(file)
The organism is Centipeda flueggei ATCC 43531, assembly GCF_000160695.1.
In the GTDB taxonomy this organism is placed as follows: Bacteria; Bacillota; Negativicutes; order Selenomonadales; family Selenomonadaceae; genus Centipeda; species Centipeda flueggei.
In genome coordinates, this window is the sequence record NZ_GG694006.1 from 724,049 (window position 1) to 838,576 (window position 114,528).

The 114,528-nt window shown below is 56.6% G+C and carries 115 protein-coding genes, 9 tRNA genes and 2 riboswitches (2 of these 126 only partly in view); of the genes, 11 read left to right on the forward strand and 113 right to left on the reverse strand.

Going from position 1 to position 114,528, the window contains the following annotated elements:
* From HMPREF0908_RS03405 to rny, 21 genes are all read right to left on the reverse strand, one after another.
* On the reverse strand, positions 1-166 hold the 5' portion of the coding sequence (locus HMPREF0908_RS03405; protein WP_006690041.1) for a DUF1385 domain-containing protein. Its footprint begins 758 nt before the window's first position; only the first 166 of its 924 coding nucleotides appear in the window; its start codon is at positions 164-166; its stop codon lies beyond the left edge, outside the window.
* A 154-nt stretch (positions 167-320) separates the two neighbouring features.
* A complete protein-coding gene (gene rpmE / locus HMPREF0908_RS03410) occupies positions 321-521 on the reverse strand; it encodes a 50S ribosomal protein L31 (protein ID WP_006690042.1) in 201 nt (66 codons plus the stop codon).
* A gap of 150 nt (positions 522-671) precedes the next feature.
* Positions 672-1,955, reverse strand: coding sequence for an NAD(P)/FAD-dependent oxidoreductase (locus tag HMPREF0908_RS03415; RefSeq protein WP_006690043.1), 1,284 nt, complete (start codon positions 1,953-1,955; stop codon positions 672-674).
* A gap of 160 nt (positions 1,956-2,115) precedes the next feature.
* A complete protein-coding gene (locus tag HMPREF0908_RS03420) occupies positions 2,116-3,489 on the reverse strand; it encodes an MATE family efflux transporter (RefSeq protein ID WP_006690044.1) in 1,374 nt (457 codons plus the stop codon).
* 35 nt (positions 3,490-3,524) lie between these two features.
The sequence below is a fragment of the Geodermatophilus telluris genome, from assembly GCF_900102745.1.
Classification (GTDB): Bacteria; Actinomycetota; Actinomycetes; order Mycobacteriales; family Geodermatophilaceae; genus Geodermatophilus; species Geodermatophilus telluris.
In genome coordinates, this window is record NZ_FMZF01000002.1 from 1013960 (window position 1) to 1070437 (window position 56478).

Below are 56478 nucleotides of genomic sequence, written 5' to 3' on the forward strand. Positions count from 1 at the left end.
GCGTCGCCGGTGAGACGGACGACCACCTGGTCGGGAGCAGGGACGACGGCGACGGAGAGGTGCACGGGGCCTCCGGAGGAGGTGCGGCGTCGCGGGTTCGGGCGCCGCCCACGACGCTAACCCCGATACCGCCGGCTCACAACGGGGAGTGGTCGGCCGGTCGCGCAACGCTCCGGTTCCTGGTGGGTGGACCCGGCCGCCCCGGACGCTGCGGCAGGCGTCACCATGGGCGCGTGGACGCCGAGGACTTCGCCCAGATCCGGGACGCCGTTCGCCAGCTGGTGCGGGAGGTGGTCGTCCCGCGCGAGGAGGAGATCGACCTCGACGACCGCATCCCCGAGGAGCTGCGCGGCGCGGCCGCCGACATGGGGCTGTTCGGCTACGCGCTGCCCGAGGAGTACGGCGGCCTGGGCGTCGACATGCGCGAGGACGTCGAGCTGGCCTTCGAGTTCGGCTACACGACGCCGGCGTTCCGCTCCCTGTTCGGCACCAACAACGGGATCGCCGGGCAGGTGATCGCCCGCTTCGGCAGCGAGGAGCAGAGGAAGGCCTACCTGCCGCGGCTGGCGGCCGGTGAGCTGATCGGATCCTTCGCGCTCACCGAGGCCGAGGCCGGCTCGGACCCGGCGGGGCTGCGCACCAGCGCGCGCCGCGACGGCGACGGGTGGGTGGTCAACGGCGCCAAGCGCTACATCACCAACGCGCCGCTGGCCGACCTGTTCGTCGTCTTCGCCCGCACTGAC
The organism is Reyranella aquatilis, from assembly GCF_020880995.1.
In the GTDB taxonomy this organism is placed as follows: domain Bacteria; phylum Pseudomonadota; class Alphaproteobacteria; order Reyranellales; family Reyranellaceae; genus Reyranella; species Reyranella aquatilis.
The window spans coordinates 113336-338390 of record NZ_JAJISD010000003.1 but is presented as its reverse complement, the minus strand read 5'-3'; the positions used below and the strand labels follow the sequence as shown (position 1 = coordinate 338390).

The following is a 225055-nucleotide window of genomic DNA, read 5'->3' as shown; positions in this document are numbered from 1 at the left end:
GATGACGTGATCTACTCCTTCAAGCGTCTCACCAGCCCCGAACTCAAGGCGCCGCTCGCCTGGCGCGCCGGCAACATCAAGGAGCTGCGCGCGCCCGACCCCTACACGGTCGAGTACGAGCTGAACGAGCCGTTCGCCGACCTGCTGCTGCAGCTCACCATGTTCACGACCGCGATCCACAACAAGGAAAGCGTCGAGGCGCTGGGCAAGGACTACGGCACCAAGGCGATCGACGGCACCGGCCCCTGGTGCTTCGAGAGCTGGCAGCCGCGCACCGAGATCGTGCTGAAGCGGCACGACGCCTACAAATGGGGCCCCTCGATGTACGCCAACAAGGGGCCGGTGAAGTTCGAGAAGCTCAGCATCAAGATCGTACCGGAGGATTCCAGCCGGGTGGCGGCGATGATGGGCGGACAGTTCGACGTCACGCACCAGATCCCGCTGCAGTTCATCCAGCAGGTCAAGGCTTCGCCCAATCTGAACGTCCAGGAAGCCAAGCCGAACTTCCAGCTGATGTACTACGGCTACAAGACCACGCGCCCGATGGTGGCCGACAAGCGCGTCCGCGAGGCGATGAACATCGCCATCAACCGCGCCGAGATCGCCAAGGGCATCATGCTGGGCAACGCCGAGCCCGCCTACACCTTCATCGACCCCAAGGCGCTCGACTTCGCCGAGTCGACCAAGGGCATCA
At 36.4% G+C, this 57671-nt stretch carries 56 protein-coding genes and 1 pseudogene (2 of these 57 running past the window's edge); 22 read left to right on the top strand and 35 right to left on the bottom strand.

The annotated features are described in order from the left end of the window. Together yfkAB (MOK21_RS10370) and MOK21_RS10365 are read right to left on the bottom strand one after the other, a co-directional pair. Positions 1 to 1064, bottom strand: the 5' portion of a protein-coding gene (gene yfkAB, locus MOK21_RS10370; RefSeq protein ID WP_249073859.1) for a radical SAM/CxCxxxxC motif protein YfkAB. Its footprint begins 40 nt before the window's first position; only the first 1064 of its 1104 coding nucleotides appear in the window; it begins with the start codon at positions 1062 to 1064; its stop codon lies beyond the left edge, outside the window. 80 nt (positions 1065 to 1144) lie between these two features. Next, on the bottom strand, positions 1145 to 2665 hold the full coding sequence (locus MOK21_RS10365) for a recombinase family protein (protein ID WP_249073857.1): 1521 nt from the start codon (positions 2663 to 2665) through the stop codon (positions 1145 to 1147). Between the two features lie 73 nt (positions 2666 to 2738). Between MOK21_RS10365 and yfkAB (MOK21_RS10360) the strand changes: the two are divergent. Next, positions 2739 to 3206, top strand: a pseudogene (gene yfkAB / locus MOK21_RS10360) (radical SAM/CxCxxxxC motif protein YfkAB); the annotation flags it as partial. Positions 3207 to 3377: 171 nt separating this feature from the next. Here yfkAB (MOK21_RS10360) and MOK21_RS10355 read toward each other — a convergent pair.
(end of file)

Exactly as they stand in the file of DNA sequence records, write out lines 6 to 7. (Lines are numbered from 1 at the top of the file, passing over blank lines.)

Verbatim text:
* From HMPREF0908_RS03405 to rny, 21 genes are all read right to left on the reverse strand, one after another.
* On the reverse strand, positions 1-166 hold the 5' portion of the coding sequence (locus HMPREF0908_RS03405; protein WP_006690041.1) for a DUF1385 domain-containing protein. Its footprint begins 758 nt before the window's first position; only the first 166 of its 924 coding nucleotides appear in the window; its start codon is at positions 164-166; its stop codon lies beyond the left edge, outside the window.